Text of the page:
Kraken were also extensively described by Erik Pontoppidan, bishop of Bergen, in his Det Forste Forsorg paa Norges Naturlige Historie"Natural History of Norway" (Copenhagen, 1752–3).[10][11] Pontoppidan made several claims regarding kraken, including the notion that the creature was sometimes mistaken for an island[12] and that the real danger to sailors was not the creature itself but rather thewhirlpool left in its wake.[13] However, Pontoppidan also described the destructive potential of the giant beast: "it is said that if [the creature's arms] were to lay hold of the largest man-of-war, they would pull it down to the bottom".[12][13][14] According to Pontoppidan, Norwegian fishermen often took the risk of trying to fish over kraken, since the catch was so plentiful[8] (hence the saying "You must have fished on Kraken"[15]). Pontoppidan also proposed that a specimen of the monster, "perhaps a young and careless one", was washed ashore and died at Alstahaug in 1680.[14][16] By 1755, Pontoppidan's description of the kraken had been translated into English.[17]

Swedish author Jacob Wallenberg described the kraken in the 1781 work Min son på galejan ("My son on the galley"):[18]

... Kraken, also called the Crab-fish, which is not that huge, for heads and tails counted, he is no larger than our Öland is wide [i.e., less than 16 km] ... He stays at the sea floor, constantly surrounded by innumerable small fishes, who serve as his food and are fed by him in return: for his meal, (if I remember correctly what E. Pontoppidan writes,) lasts no longer than three months, and another three are then needed to digest it. His excrements nurture in the following an army of lesser fish, and for this reason, fishermen plumb after his resting place ... Gradually, Kraken ascends to the surface, and when he is at ten to twelve fathoms, the boats had better move out of his vicinity, as he will shortly thereafter burst up, like a floating island, spurting water from his dreadful nostrils and making ring waves around him, which can reach many miles. Could one doubt that this is the Leviathan of Job?

[2][3]Pierre Dénys de Montfort's "Poulpe Colossal" attacks a merchant ship (1810)

In 1802, the French malacologist Pierre Dénys de Montfort recognized the existence of two kinds of giant octopus in Histoire Naturelle Générale et Particulière des Mollusques, an encyclopedic description of mollusks. Montfort claimed that the first type, the kraken octopus, had been described by Norwegian sailors and American whalers, as well as ancient writers such as Pliny the Elder. The much larger second type, the colossal octopus, was reported to have attacked a sailing vessel from Saint-Malo, off the coast of Angola.[12]

Montfort later dared more sensational claims. He proposed that ten British warships, including the captured French ship of the line Ville de Paris, which had mysteriously disappeared one night in 1782, must have been attacked and sunk by giant octopuses. The British, however, knew—courtesy of a survivor from the Ville de Paris—that the ships had been lost in a hurricane off the coast of Newfoundland in September 1782, resulting in a disgraceful revelation for Montfort.[8]

[edit]Appearance and origins

Since the late 18th century, kraken have been depicted in a number of ways, primarily as large octopus-like creatures, and it has often been alleged that Pontoppidan's kraken might have been based on sailors' observations of the giant squid. In the earliest descriptions, however, the creatures were more crab-like[16] than octopus-like, and generally possessed traits that are associated with large whalesrather than with giant squid. Some traits of kraken resemble undersea volcanic activity occurring in the Iceland region, including bubbles of water; sudden, dangerous currents; and appearance of new islets.[citation needed]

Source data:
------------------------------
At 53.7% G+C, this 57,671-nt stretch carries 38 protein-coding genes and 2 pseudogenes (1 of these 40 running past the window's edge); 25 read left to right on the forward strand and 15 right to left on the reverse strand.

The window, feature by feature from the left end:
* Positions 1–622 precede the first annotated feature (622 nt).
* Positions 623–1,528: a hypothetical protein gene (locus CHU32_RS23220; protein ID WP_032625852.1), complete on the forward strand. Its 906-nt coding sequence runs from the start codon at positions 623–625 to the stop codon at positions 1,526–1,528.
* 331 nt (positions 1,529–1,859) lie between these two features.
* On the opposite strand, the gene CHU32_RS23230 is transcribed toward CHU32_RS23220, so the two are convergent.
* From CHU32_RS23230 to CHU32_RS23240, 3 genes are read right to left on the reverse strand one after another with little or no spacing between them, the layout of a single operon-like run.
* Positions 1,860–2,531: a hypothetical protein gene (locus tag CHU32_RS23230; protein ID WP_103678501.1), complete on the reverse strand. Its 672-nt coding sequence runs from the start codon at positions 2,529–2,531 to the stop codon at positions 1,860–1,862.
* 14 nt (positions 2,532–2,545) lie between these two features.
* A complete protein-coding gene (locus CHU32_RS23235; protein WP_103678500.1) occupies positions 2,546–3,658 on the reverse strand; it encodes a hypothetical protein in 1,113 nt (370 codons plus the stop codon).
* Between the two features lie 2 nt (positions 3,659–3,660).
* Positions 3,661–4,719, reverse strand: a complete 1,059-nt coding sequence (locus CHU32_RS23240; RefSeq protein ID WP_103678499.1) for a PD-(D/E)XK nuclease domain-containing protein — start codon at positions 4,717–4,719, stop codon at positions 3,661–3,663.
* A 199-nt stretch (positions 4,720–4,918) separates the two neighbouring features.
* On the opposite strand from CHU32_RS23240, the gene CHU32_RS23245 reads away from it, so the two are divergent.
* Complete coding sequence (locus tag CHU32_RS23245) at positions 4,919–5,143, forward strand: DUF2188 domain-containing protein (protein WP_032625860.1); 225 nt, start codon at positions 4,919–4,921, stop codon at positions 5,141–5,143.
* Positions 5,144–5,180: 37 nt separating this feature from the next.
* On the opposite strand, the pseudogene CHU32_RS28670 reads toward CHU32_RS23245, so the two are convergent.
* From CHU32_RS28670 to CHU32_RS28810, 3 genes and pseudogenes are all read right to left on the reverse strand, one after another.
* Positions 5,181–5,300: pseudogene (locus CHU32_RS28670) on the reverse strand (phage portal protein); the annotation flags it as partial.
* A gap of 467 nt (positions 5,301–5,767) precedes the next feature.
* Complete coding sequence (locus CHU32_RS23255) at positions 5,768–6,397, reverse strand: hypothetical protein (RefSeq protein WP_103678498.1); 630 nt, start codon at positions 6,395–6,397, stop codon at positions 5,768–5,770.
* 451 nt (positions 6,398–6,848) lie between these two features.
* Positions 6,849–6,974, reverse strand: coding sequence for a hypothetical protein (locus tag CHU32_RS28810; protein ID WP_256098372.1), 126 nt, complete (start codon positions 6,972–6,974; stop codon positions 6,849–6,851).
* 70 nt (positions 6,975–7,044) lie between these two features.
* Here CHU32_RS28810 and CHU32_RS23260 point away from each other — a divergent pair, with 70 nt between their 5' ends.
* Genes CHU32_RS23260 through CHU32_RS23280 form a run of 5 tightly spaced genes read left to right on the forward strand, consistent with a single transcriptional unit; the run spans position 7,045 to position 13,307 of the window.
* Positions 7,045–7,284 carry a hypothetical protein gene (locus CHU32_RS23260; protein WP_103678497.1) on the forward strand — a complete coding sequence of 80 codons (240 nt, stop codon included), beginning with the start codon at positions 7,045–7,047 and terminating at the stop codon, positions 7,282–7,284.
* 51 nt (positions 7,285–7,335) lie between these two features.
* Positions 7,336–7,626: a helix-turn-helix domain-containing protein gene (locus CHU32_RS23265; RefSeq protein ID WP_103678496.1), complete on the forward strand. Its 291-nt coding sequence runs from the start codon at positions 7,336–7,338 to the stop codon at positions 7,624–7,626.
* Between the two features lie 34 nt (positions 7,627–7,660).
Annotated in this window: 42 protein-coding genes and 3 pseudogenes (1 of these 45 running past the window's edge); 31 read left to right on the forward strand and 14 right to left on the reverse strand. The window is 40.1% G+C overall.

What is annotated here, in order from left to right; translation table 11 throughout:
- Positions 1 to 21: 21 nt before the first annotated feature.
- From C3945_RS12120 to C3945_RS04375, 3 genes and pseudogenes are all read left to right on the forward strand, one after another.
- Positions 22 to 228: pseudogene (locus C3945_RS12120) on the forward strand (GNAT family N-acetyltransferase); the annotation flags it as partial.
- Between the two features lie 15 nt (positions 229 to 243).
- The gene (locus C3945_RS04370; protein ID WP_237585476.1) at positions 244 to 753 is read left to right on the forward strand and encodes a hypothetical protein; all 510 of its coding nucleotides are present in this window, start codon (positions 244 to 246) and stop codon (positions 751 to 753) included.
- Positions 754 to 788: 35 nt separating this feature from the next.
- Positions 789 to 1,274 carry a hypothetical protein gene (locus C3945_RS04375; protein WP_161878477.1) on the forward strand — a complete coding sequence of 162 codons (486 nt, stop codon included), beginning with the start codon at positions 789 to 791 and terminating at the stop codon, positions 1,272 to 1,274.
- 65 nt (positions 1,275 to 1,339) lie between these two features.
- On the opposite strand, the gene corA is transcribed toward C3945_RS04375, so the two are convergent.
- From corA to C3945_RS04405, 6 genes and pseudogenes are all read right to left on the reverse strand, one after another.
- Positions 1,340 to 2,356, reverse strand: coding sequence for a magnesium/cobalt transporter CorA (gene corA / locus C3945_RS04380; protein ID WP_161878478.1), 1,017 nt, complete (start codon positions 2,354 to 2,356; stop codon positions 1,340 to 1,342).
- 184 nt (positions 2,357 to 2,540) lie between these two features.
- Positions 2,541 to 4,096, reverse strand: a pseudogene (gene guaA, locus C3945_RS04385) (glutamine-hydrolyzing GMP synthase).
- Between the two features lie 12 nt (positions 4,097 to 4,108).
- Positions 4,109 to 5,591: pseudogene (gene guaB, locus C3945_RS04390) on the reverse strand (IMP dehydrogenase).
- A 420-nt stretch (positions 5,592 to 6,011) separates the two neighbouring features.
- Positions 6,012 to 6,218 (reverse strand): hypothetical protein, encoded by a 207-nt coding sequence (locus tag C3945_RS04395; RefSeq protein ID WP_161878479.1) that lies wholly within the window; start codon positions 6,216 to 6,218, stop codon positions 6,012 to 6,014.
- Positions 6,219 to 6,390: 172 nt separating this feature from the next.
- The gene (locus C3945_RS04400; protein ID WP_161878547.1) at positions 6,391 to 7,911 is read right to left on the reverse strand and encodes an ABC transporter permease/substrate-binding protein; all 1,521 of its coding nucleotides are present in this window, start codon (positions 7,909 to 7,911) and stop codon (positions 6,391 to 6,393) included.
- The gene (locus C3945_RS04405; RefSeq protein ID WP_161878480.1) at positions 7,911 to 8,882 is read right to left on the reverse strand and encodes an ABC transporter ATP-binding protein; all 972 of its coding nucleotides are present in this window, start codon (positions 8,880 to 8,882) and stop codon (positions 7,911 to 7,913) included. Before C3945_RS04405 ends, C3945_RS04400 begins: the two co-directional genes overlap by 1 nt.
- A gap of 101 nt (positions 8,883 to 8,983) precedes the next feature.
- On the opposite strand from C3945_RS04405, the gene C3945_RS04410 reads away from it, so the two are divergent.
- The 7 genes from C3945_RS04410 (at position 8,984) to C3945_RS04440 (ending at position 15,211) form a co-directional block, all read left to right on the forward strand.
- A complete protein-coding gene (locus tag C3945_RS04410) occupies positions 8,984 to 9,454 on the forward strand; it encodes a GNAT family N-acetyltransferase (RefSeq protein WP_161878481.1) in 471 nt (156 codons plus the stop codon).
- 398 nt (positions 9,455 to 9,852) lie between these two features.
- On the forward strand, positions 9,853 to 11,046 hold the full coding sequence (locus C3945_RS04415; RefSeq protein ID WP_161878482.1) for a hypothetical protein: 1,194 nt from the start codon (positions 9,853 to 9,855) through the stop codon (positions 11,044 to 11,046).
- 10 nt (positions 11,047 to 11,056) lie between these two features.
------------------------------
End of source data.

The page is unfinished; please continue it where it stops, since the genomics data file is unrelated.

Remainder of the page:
Later versions of the legend may have originated from sightings of real giant squid, which are variously estimated to grow to 13–15 m (40–50 ft) in length (including tentacles).[2][3] These creatures normally live at great depths, but have been sighted at the surface and have reportedly attacked ships.[4]

[edit]Etymology

The English word kraken is taken from Norwegian but its origins are otherwise obscure.[19] In Norwegian, Kraken is the definite form ofkrake, a word designating an unhealthy animal or something twisted (cognate with the English crook and crank).[20] In modernGerman, Krake (plural and declined singular: Kraken) means octopus, but can also refer to the legendary Kraken.[21]

[edit]Legacy

Main article: Kraken in popular culture[4][5]An illustration from the original 1870 edition of Twenty Thousand Leagues Under the Sea by author Jules Verne

Although fictional and the subject of myth, the legend of the kraken continues to the present day, with numerous references existing in popular culture, including film, literature, television,video games and other miscellaneous examples (e.g. postage stamps, a rollercoaster ride, and a rum product).

In 1830 Alfred Tennyson published the irregular sonnet The Kraken,[22] which described a massive creature that dwelled at the bottom of the sea:

Below the thunders of the upper deep; Far far beneath in the abysmal sea, His ancient, dreamless, uninvaded sleep The Kraken sleepeth: faintest sunlights flee About his shadowy sides; above him swell Huge sponges of millennial growth and height; And far away into the sickly light, From many a wondrous grot and secret cell Unnumber'd and enormous polypi Winnow with giant arms the slumbering green. There hath he lain for ages, and will lie Battening upon huge seaworms in his sleep, Until the latter fire shall heat the deep; Then once by man and angels to be seen, In roaring he shall rise and on the surface die.

Pontoppidan's description influenced Jules Verne's depiction of the famous giant squid in Twenty Thousand Leagues Under the Seafrom 1870.[citation needed]

Later developments of the kraken image may be traced at Kraken in popular culture.